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International Women's Day: A woman's work is never done

08 Mar 2012

Mama Brigita, who we interveiwed, cares for eight of her grandchildren.International Women's Day is observed annually today, 8 March to celebrate the achievements of women throughout history and across nations. HelpAge is contributing to this global celebration by raising awareness of the struggles faced by many older women across Africa: Poverty, poor health and living conditions and a lack of information on their rights and entitlements. 

HIV and AIDS also has a huge impact on older women in Africa. They are often widowed by the illness or are stigmatised because of their status. They may have lost many of their children to HIV and AIDS related illnesses, resulting in them becoming the sole carer and provider for their orphaned grandchildren.

Daily struggles of older women

Kate Bush sang "a woman's work is never done" and my experience this week certainly reinforced just how true a statement that is. I was privileged enough to visit Siaya District, Kisumu (Western Kenya) to meet HelpAge Affiliate KESPA (Kenya Society for People with AIDS)

I was there to do marketing training and collect stories of four older women who had been part of the programmes delivered by the KESPA team. The interviews looked at the daily struggles the older women faced as they cared for orphaned grandchildren and how KESPA's work had helped them. 

The four women we came to know over the next two days shared with us stories of incredible tragedy; sadness and misery but also strength, resilience and dignity even in the most dire situations. 

All four women had lost children. One woman told of being "inherited" by her brother in law after becoming widowed. One told us of the struggle to educate her grandchildren due to the costs involved. And another spoke of the fear she felt as her last surviving son who suffers from mental illness put her out of her own home.

Invisible older women

It was a challenging couple of days and I personally struggled with the realisation that there are still so many women in similar situations who remain unknown to their government and to organisations like KESPA. These older women "disappear" from those who should be protecting them.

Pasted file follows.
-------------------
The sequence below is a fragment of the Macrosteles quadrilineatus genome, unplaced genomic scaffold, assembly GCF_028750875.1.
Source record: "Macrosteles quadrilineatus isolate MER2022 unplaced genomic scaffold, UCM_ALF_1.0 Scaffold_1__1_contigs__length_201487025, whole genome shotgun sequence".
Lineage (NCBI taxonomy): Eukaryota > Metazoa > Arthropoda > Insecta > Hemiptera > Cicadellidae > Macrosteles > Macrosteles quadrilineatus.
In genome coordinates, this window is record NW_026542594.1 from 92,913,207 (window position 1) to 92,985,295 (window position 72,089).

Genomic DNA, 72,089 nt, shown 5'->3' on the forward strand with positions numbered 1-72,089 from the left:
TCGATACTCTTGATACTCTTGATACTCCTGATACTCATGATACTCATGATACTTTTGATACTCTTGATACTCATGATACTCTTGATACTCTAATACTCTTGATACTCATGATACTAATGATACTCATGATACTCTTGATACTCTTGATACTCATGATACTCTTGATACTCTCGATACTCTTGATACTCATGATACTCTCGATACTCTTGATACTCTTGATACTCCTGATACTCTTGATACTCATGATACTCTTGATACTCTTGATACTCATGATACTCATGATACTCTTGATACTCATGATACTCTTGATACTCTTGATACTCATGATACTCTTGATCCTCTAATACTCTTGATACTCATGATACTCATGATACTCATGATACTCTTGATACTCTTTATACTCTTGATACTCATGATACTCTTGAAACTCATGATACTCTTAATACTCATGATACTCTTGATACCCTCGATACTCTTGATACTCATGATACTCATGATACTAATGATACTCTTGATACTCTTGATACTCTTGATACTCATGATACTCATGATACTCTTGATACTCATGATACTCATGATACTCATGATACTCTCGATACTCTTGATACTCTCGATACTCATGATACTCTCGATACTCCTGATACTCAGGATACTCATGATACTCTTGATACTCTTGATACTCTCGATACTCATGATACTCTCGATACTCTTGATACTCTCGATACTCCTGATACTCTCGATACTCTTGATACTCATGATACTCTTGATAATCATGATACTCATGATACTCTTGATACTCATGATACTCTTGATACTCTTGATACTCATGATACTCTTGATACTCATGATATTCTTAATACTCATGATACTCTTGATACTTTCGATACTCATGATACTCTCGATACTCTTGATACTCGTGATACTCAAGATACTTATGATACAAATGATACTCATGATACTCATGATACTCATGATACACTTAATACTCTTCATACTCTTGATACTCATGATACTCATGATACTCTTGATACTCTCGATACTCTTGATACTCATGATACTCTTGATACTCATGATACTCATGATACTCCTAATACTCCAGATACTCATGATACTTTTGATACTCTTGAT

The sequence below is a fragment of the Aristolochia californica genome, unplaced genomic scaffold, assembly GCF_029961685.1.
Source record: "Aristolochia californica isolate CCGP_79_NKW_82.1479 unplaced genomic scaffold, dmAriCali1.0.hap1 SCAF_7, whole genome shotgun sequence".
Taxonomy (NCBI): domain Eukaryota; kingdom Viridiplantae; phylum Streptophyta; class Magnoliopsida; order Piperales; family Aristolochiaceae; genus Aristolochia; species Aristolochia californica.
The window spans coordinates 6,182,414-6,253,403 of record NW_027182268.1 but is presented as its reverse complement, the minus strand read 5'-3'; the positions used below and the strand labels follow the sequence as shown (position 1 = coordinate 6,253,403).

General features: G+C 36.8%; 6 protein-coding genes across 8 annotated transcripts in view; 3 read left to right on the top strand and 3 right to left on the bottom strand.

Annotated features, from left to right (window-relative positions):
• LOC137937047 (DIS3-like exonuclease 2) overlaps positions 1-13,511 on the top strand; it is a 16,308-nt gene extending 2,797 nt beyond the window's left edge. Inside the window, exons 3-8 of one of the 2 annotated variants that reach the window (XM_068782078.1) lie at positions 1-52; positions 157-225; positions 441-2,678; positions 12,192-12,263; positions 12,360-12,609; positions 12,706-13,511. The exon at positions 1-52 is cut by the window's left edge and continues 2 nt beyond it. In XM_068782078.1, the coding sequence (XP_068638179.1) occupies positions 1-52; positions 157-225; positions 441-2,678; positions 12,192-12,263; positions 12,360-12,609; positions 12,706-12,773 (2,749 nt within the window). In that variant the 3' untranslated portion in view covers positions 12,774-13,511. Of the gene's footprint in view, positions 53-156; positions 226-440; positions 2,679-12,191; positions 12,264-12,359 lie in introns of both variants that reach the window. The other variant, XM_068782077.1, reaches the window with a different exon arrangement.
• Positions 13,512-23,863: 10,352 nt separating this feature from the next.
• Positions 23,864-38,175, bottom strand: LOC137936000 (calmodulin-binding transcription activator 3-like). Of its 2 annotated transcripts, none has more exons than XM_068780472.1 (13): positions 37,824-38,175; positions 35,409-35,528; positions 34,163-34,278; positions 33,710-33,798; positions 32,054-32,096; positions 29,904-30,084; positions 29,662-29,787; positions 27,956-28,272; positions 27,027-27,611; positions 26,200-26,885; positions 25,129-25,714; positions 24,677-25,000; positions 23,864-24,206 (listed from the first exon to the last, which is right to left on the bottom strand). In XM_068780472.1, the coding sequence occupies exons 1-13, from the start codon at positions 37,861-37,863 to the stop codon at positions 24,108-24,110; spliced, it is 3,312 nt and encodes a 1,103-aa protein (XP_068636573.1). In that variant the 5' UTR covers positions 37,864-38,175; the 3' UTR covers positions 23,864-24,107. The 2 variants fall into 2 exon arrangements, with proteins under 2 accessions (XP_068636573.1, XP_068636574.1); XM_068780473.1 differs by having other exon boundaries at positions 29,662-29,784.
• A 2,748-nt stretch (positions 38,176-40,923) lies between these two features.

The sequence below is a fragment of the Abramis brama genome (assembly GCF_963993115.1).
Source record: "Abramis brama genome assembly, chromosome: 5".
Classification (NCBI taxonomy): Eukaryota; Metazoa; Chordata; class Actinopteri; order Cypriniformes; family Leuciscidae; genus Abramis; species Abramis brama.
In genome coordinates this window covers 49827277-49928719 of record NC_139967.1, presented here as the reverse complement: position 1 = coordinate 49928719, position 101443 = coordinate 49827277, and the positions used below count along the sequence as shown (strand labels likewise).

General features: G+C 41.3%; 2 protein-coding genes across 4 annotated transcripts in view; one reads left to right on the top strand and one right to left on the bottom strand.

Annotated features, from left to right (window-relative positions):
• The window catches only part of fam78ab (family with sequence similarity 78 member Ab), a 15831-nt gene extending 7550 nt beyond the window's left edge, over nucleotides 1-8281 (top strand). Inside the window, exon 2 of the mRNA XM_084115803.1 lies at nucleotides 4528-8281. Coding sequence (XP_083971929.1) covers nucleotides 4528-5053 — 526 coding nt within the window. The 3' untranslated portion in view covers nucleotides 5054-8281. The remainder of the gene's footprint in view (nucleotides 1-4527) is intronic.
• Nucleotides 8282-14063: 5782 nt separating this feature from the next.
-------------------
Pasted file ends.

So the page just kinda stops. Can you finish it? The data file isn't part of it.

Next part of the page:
This week was probably the most difficult part of my placement so far. However, it was an incredible learning experience. The opportunity to see firsthand the challenges faced by older women in rural communities was great, as was the positive impact that HelpAge and KESPA are having in the community. However, there is also much more work needed to raise awareness of these issues.

Access to information about basic rights and entitlements; food security and social protection would empower and enable these women to continue to not only survive but provide good stable lives for their grandchildren.

International Women's Day photogallery

Read our news story about International Women's Day

Your comments

Kim Wright

I absolutely loved this blog about "International Women's Day" celebrating womens achievements inspite of the struggles and hardships faced on a daily basis we in the western world could never imagine. It's good to raise awareness about these issues because these women and the world they live in is so different and alien to our worlds even though we all occupy the same planet. It also highlights the differences in gender when it comes to war how the men can be inclined to cause destruction and the women are inclined to raise the children to form a better world. The main thing is these women don't complain because who would they complain to and they don't have the time - their work is never done. Thank you so much for showing their lives and honouring these women otherwise their solid work on earth would never come to light. Great and worthy stuff. I read all the blogs and all an interesting read.

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Hazel Austin
Country: U.K

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These blogs are personal reflections and do not necessarily reflect the views of HelpAge International.